“All Watched Over by Machines of Loving Grace” – Richard Brautigan (1967)

1960s: Days of Rage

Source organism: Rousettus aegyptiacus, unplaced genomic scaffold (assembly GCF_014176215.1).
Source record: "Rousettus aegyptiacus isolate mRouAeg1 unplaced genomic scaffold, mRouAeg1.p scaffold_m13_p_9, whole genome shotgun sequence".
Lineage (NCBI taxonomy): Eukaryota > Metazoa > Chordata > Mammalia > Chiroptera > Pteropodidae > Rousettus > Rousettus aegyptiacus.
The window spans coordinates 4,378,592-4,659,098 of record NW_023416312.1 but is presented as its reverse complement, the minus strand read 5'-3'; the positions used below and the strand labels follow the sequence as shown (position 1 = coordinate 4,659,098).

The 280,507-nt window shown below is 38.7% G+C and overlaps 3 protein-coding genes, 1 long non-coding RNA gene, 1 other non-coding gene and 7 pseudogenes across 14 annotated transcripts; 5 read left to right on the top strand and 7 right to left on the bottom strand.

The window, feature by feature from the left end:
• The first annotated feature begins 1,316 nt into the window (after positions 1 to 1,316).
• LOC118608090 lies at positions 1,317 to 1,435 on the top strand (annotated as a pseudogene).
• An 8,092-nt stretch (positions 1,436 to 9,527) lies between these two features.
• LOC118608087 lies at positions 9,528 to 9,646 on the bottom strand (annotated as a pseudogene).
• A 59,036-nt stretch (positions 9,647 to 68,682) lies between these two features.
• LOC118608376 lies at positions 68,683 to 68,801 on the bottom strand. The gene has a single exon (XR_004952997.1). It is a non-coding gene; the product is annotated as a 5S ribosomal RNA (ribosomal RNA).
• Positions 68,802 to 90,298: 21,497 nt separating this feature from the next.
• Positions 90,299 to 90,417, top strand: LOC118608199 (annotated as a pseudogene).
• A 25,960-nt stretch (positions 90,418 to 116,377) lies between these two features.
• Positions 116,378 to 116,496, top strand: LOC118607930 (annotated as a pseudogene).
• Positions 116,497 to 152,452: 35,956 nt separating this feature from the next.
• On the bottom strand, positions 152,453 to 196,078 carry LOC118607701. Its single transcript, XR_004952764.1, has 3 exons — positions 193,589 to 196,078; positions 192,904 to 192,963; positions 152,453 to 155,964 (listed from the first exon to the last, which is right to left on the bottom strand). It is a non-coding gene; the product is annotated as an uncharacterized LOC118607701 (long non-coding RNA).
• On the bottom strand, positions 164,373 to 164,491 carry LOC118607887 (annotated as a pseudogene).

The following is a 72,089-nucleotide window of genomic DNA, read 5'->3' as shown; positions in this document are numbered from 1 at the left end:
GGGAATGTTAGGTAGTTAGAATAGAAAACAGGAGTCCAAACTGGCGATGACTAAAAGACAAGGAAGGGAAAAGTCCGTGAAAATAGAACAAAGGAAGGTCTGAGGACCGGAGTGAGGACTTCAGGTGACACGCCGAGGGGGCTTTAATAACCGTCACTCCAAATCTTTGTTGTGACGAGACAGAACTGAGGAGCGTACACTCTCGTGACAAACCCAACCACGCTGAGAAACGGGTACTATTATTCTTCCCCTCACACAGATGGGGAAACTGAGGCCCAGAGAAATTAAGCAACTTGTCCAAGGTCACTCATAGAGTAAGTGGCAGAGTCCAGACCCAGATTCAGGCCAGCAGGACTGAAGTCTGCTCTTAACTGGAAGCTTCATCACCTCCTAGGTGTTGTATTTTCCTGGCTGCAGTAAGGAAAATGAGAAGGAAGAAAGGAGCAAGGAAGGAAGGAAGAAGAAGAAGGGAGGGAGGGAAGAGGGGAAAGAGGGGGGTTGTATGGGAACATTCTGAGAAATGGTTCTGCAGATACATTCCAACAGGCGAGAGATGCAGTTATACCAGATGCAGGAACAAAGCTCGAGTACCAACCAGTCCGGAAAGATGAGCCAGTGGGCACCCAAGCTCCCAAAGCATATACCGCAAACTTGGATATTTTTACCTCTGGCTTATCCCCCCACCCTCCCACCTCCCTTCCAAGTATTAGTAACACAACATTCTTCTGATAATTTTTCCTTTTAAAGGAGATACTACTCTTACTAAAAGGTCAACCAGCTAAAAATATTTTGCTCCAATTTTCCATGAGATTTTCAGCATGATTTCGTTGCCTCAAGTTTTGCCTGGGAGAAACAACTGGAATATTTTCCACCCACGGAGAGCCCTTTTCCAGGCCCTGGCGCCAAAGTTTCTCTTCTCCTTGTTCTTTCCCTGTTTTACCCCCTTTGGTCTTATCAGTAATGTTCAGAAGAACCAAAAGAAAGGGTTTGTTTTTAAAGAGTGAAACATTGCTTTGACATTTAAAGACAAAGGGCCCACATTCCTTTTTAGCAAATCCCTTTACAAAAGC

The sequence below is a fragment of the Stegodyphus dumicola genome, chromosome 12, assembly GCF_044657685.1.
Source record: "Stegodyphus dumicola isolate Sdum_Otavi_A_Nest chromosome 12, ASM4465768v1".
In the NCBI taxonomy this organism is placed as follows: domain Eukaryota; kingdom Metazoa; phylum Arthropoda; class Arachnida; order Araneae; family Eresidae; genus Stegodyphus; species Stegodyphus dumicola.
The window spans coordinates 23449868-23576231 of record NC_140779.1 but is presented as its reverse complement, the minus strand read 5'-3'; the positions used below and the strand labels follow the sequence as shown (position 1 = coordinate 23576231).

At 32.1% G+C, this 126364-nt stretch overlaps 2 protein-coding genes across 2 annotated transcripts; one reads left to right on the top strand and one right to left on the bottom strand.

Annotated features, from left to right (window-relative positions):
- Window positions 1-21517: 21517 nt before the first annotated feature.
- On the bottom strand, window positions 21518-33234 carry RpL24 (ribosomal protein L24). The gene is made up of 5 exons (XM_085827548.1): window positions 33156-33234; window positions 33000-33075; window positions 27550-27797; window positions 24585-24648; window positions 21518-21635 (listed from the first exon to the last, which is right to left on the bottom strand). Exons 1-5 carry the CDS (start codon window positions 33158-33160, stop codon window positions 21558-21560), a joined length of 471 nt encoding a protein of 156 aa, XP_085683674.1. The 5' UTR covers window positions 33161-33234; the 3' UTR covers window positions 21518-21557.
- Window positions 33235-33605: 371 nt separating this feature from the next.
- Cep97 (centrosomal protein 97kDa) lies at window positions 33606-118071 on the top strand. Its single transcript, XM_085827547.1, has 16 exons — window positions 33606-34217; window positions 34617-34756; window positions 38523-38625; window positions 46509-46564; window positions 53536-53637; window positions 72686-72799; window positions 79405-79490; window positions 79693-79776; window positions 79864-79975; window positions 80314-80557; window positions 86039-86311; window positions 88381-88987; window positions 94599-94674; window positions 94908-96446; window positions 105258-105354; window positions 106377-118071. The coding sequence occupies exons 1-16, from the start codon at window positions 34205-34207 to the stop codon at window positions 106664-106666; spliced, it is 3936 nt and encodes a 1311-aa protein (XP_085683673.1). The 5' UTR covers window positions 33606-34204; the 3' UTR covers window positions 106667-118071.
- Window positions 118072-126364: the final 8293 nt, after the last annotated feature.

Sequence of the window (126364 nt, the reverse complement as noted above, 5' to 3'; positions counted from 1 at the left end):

‘All Watched Over by Machines of Loving Grace’ is a poem by Richard Brautigan first published in his 1967 collection of the same name, his fifth book of poetry. It presents an enthusiastic description of a technological utopia in which machines improve and protect the lives of humans. The poem has counterculture and hippie themes, influenced by Cold War-era technology. It has been interpreted both as utopian and as an ironic critique of the utopia it describes. It is Brautigan’s most frequently reprinted poem. Brautigan wrote the poem and eponymous collection between January 17–26, 1967, while a poet-in-residence at the California Institute of Technology in Pasadena, California. The poem is 99 words in 3 stanzas, and describes a technological utopia in which humans and technology work together for the greater good. Brautigan writes about ‘mammals and computers liv[ing] together in mutually programming harmony’, with…

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